Fats, oils and grease – do the Irish have the answer?

Written by Phillip Mills
Friday, 12 March 2010 19:03

Fats, oils and grease – do the Irish have the answer?

Fats oils and grease (aka FOG) is a big problem for the water sector.  Too much is being washed down drains (“out of sight, out of mind”) and blocking the nation’s sewers.  And blockages inevitably lead to flooding of properties with sewage, pollution of watercourses and risks to public health.


FOG causes around 75% of the 200,000 or so sewer blockages each year.  It’s estimated these blockages result in flooding to more than 3000 properties.  It’s a problem that’s got to be tackled.

The water and sewerage companies are doing their bit – with £1.15 billion set to be spent over the next 5 years reducing the risk and incidence of sewer flooding.

But the fats oils and grease problem really needs to be addressed at source – by the cafes, fast food outlets, restaurants, hotels, pubs and all commercial kitchens and food outlets.  It’s much easier to collect it at source than dig hardened FOG out of a sewer pipe.  Water and sewerage companies estimate that costs them more than £15 million a year in direct costs, that have to be met by all customers.

The time was right therefore for the major conference on FOG hosted by Cranfield this week.  Experts from UK, Ireland and the USA were on hand to outline the problems and identify solutions.

To cut a long story short – the Irish seem to have the answer.  Well at least Dublin does.  Fed up with flooding, losing Blue Flag status for the local beach and digging FOG out of the sewers they’ve tackled this head on.

Under their legislation (which isn’t so different from that in England & Wales) they’ve now included FOG as a trade effluent.  This means that food outlets now require a license from Dublin City Council (the owner and operator of the sewers) to discharge fats, oils or grease to the public sewer.  Dublin City council adopted a staged approach that included education, awareness and training.  But food outlets now have to do their bit.  To get a license they need to install properly designed grease traps and maintain them.  And they have to meet tight limits of FOG in the effluent from their premises – 100 mg per litre.  But three years on this has achieved considerable benefits.  Around 80% of premises now have trade effluent licenses with grease traps fitted and maintained.  Importantly for DCC and the citizens and visitors to Dublin around 2100 tonnes of FOG has been kept out of Dublin’s sewers and the number of sewer flooding and pollution incidents reduced considerably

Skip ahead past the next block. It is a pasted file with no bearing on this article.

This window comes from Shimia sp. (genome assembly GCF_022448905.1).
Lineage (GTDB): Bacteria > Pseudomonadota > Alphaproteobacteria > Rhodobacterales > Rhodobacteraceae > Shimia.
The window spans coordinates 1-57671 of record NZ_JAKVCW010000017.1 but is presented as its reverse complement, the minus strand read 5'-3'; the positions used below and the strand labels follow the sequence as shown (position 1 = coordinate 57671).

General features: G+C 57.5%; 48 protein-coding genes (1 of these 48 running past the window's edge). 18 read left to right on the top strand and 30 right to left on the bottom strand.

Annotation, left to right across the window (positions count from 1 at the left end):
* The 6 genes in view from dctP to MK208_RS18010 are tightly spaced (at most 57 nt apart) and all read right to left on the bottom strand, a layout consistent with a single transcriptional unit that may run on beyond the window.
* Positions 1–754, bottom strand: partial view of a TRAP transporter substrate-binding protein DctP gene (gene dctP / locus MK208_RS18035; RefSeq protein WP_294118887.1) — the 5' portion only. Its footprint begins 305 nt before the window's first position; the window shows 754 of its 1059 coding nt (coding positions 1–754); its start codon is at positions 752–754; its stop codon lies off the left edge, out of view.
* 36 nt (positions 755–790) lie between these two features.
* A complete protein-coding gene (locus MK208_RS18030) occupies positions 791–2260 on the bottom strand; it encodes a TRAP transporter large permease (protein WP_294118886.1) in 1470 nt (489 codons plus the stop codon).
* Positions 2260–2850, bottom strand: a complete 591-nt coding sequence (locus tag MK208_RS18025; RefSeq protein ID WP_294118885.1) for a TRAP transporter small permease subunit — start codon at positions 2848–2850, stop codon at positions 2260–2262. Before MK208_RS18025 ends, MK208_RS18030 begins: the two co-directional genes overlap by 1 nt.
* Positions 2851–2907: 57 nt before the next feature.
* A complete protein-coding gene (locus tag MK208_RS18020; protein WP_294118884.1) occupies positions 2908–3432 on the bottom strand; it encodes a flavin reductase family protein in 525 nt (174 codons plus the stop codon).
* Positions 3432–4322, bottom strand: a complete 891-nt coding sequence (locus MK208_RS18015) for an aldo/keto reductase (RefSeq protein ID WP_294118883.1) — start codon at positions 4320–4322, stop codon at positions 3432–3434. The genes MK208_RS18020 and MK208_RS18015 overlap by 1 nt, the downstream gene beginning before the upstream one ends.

There has to be a lesson here for the UK.   The polluter should pay, not the water customer.  Let’s keep sewers for what they were intended.  It’s not sustainable to keep digging FOG out of sewers.  We need their full capacity to meet the challenge of changing weather patterns, more intense rainfall and greater run off.

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